A few days ago a co-worker remarked during a conversation on the economic downturn that â€œItâ€™s a sign of the end, the end of days.â€ Well, maybe so and maybe not. The end is certainly nearer today that it was yesterday. But, maybe in his case itâ€™s just a sign of bad exegesis.
Brent mentioned the two conditions that must occur before The Day of the Lord, which would fulfill the apostle’s warning. There is actually a third: that the restraining force (also a man or perhaps of men) must be removed in order that the “son of perdition” may be revealed. So, there was to first come a falling away, then the “one who restrains” had to be removed, and finally the man of sin would be revealed.
I would suggest appeals outside of the text for consideration while examining the passage should at first be limited. We should stick first to the text without coloring it too much with passages from the prophets and the Old Testament until we have exhausted the possibilities offered by the direct text. I suggest this for two reasons: first, the Thessalonians likely knew exactly what Paul was driving at and why he had written to them, even if we do not. He was after all, responding to concerns some of them had raised. Second, as they were mostly neither Jews nor from a Hebrew background, it is unlikely that they knew much of anything about the Old Testament, the prophets or the foundations of Israel; and such things would not have meant anything to them or have “talked” to them. They had come out of a completely different background, culture, and set of circumstances. Even the trials they were suffering were home grown. The language of the prophets may have stirred them, but they likely would not have known the derivations.
The phrase “the Day of the Lord” is the identical phrase as was used in the first letter to Thessalonica. The apostle stated concerns about their understanding of the Day of the Lord, and here also mentions “our gathering together with Christ.” He can therefore only be referring to a single topic: that the Day of the Lord of his comment is the Judgment Day. I see no other choice in the text.
Additionally, the word “present” describing the nearness or coming of the Day rightly seems to have made its way from translators into all of the English margins or notes and appears to be proper and warranted. With these things noted, what he wanted them to know was that the Day of Judgment was not yet present, had not yet begun or was not “at hand.” It remained in the future, as did the signs of its commencement.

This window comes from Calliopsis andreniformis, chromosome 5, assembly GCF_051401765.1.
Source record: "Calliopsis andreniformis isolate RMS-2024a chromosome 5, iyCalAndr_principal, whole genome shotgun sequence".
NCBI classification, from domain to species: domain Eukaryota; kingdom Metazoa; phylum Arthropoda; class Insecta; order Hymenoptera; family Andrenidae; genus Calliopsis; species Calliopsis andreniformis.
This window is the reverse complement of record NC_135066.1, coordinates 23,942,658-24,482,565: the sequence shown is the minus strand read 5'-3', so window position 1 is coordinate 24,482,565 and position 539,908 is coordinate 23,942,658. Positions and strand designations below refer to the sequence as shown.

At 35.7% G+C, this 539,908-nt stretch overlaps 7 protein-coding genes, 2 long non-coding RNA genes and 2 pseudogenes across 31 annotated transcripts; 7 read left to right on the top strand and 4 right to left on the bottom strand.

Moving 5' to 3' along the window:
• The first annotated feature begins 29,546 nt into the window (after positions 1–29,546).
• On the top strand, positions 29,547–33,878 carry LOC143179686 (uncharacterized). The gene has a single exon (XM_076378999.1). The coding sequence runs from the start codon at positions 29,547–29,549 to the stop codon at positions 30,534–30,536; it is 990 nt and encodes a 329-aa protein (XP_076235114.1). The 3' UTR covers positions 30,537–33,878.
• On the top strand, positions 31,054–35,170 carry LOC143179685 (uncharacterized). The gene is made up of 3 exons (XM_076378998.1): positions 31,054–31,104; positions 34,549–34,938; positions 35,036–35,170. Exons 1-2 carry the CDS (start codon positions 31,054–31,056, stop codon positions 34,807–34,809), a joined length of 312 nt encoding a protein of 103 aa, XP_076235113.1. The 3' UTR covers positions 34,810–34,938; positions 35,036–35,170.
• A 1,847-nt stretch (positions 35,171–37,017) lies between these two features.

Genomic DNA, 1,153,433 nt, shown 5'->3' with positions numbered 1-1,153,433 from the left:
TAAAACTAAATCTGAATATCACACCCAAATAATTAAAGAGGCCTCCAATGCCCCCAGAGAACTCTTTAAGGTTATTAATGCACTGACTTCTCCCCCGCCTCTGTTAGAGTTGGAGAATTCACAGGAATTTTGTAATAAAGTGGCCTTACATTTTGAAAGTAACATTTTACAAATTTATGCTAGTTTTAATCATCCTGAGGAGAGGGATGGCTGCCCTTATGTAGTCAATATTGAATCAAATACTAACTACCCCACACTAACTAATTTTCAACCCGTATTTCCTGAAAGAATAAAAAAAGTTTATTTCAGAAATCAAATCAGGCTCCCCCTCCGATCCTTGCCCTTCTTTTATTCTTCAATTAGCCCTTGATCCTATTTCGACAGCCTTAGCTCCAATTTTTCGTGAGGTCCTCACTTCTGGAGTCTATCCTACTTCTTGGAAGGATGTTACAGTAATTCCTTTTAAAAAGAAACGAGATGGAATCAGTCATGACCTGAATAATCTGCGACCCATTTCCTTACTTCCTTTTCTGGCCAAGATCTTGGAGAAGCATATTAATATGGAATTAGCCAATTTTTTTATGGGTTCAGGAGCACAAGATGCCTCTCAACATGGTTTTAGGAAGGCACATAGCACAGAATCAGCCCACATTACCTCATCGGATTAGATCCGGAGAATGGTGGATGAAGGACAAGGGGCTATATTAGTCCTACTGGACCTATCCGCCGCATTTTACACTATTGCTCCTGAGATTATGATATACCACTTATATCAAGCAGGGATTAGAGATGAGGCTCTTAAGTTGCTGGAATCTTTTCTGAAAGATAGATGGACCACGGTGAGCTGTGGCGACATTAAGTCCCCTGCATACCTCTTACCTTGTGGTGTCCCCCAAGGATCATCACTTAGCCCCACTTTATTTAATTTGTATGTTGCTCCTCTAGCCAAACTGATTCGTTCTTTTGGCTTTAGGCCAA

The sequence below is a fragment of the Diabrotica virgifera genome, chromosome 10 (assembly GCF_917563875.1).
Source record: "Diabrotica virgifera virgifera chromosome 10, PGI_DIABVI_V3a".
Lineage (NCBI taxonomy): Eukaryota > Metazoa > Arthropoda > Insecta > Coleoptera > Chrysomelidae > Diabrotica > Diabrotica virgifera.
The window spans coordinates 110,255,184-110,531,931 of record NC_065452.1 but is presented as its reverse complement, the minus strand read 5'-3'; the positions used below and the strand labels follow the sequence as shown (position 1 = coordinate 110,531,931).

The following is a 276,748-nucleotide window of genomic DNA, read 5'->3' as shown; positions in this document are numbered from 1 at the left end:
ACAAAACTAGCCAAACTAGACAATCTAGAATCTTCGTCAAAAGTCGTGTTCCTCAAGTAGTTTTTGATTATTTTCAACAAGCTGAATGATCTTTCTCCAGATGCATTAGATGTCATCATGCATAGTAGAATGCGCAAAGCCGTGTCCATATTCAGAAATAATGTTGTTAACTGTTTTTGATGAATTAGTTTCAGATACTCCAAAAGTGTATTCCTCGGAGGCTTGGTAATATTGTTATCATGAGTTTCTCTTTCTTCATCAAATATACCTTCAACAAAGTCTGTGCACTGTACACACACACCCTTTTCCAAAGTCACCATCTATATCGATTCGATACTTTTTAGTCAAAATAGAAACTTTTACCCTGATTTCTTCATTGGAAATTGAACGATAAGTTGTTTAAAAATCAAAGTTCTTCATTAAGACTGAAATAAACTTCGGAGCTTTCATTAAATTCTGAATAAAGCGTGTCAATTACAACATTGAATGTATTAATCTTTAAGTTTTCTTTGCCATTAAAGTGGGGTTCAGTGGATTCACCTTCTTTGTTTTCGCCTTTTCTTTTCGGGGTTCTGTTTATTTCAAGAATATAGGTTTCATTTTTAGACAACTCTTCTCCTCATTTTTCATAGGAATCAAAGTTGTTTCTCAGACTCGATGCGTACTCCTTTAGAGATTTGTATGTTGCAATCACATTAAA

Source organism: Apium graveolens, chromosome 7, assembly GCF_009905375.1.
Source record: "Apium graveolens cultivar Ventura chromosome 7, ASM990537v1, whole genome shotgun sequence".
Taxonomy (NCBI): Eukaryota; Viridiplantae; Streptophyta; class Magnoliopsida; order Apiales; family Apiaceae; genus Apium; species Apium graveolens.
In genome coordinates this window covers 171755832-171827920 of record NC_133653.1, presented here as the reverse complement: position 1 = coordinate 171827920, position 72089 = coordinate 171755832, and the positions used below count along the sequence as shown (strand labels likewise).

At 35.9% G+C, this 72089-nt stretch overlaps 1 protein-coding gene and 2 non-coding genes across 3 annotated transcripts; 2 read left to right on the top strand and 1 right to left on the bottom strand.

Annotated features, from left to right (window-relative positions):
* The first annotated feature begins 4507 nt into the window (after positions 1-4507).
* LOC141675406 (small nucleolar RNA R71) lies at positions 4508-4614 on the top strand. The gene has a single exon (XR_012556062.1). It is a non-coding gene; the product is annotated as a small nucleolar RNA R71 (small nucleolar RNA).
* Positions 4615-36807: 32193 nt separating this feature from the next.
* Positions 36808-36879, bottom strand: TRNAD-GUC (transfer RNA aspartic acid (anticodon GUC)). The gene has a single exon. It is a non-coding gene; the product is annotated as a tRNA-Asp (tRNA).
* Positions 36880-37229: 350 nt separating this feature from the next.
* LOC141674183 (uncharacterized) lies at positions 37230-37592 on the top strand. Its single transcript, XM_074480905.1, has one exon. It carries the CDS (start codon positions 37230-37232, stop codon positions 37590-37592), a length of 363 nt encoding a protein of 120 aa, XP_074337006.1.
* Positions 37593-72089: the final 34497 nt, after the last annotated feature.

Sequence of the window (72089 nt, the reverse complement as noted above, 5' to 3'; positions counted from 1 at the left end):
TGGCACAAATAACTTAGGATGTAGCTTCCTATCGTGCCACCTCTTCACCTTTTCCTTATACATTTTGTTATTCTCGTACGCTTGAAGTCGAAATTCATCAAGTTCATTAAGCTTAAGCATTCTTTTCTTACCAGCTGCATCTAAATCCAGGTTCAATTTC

As Brent also mentioned, Paul noted that this Day must first be preceded by a rebellion, or literally – a falling away (the literal translation of the transliterated word apostasy), and by the revelation of “the man of sin” or “the son of perishing.” That first phrase, “the man of sin,” is preceded with a definitive article just as is “the Day of the Lord” in every text group: the Majority Text, the Received Text and the Critical Text. So both phrases are correctly rendered as “the Day of the Lord” and “the man of sin” or some correct variation of that.
It appears (to me anyway) that the letter was therefore dealing with teachings and markers that would have to occur to begin the cycle of the commencement to the end of time and the Judgment Day, and with a specific man or type who would be revealed in the midst or during a wholesale departure from the truth of the gospel and of the apostle’s doctrine, after a restraining force had been removed. The apostle was not putting a date or time stamp on things but was merely identifying that certain markers would have to be met before things would ever begin moving that direction. And departures from the gospel and the apostle’s doctrine are the only type of departures that matter.
Before proceeding, we ought to dispense with the notion that Paul was addressing those from our very remote past but far beyond the day in which he penned this and had sent it out; or that it is somehow written to us today or even to those yet into the future. Every bit of that negates all of the rules of composition from within the letter itself and from any time and for every language.
It simply had to have meant something specific to the audience to whom it was addressed, else why bother writing to them at all? To suggest that the apostle who so loved them and had worked so hard on their behalves was with this letter navigating around their questions and concerns and stonewalling them; and that in place of answers was offering up visions of a future that could not be theirs, with remote images they would never see, is beyond absurdity, wholly unreasonable, and completely unsustainable.
This letter is then embodied with sparse though pertinent information for the Christians in Thessalonica and elsewhere. It is necessary information to them particularly so that they could make legitimate present day decisions by identifying who was telling them the truth and who was not; so that they might not “soon be shaken whether in mind or in spirit.”